The local news reported on Sunday that more billionaires now live here than in any other city on earth. When I moved to London in 1996, Time magazine and other American publications were reporting that we were "swinging" again (presumably like we used to do in the 1960s) ~ that Britannia was again cool. In 1998, Madonna came here. She met her husband-to-be Guy Richie in 1999 and married him the next year.
Before I came here I did look into the possibility of migrating to New York City, but for a nobody like me who had only ever worked in menial office jobs the visa regulations were so forbidding that I didn't even bother (and I never have been the type of person who would wing it and live as an illegal alien!) But then I came here and found that everything I'd wanted of New York, London actually did better; I'm talking about dance clubs, theatre, museums, parks, art and culture in general. What London never has done as well as New York is self-promotion. I have always known far more about the "high society" of New York than I do here ~ perhaps because America has more celebrity names and, until recently, had far more famous billionaires than London ~ all of which made the city seem as glamorous to me as its sparkling skyline. The billionaires who have chosen London today comprise an international set, and most of them seem to come from Russia or Asia.
As a result, house prices at the top end are absolutely ludicrous, with properties going on the market with asking prices in excess of $100 million. Posh Spice and David Beckham recently moved back here into a £40 million ($67.3 million) double-fronted Kensington townhouse. In late 2012, a rather nondescript property on one of our "billionaires' rows" (Bishop's Avenue, Hampstead) went on the market for £100 million ($168.3 million) with the cheeky estate agents demanding £5000 ($8410.50) just for the brochure. And nobody was allowed a viewing without first purchasing said booklet.
So why of all places is London so internationally appealing?Well partly it has to do with so-called "non-dom" (non-domiciled) tax regulations, where if you come in and live here on earnings from businesses outside the UK you can get by paying no UK income tax at all! British immigration and visa requirements have always been more liberal (for example, the USA demand to know whether visa applicants have ever been arrested (not convicted of anything ~ just arrested!) Britain is far more laissez-faire and you'll only run into trouble if you've done prison for more than four years. We're geographically closer to much of the rest of the world than New York. The climate is milder (and contrary to myth it doesn't rain all the time!) British private schools are said to be among the best in the world (though the same cannot be said about the state sector).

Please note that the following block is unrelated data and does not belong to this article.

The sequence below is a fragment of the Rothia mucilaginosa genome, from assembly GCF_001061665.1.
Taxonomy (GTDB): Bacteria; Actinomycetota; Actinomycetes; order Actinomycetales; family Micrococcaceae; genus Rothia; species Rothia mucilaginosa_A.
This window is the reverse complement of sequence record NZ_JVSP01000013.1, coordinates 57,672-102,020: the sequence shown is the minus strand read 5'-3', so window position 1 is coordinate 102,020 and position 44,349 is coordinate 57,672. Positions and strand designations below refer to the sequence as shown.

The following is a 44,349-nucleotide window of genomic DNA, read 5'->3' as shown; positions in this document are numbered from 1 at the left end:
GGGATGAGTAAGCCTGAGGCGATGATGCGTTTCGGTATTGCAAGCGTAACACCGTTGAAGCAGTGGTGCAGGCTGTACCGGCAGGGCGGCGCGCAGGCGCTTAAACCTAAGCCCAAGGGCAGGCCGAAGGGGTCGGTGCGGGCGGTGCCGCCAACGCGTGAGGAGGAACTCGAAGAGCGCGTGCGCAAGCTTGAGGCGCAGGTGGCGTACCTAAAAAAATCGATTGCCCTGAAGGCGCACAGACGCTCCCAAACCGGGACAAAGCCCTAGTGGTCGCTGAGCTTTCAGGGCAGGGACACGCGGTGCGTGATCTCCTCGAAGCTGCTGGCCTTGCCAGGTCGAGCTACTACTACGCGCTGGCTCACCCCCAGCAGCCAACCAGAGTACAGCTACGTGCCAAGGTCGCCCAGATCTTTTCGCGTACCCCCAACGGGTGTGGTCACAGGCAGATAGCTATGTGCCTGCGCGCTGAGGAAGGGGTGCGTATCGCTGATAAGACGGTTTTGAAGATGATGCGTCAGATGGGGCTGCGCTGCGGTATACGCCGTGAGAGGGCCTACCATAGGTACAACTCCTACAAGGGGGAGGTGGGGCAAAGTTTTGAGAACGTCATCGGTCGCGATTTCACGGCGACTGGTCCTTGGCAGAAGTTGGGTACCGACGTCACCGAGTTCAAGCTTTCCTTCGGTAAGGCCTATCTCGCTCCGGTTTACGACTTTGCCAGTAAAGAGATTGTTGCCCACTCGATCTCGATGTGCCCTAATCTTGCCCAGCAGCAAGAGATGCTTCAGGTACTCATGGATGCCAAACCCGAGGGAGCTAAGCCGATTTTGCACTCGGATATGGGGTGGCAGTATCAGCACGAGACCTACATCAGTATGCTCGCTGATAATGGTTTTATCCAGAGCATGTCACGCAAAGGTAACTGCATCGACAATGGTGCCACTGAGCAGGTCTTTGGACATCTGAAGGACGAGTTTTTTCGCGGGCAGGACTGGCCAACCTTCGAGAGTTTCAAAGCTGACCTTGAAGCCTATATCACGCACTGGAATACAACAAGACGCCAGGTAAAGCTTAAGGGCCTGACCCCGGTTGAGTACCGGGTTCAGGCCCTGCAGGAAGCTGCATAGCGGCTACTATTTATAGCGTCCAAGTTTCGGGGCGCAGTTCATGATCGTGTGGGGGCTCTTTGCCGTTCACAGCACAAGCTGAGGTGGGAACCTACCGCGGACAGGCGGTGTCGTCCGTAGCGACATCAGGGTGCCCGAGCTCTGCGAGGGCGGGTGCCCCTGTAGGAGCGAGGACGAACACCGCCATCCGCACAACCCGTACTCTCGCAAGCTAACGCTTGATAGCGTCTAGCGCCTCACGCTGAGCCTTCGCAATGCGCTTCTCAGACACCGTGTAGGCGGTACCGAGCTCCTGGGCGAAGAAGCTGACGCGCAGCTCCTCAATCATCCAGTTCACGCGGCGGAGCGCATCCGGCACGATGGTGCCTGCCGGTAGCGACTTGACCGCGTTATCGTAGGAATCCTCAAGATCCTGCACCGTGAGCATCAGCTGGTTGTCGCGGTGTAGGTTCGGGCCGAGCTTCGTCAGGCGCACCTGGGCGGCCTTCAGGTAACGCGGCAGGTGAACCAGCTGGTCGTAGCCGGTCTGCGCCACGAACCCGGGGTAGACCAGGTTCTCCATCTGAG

I suppose most cities are nice places to live when you have a net worth in nine figures. And London is a wonderful place. That said, I would really like to see the Big Apple for myself. Every time I see a film set there, I spend as much time focusing on the beautiful backdrop of New York City's streets than on the rest of the action. I suppose billionaires will always go where it's most convenient to be a billionaire and if that means London then so be it. But I have to say, if I ever did have £40 million to spend on a house, I'm not sure I would buy where everybody else does. (I'd actually rather have a large apartment with roof terrace than a house ~ wouldn't you?)
Hmmm anyway. Anybody planning to become a billionaire in the near future is welcome to comment on whether they're most likely to opt for London or New York City as their primary place of residence and why... in the meantime, best of luck to all of you in your attempts to cross that pesky barrier dividing £999,999.99 from the crème de la crème of this wonderful world of ours!
Illustrated: downdown Manhattan viewed from Central Park; the Beckhams' $67 million London mansion; $167 million house in London; One57 building in New York ~ the penthouse has already sold for $95 million; The Shard building in London with apartments for up to $83.6 million ~ and you don't even get a terrace!; One Hyde Park in London ~ not our prettiest development, but one of the smartest addresses in the metropolis and at least you get a balcony! Prices range from £3.6 million ($6,059,547.48) for a one-bed to £136 million for a penthouse (wouldn't you just love to take 2 and knock them together?!) ~ and by the way £136 million calculates to precisely $228,916,238.27 ~ do you think they'd accept $228916238.26??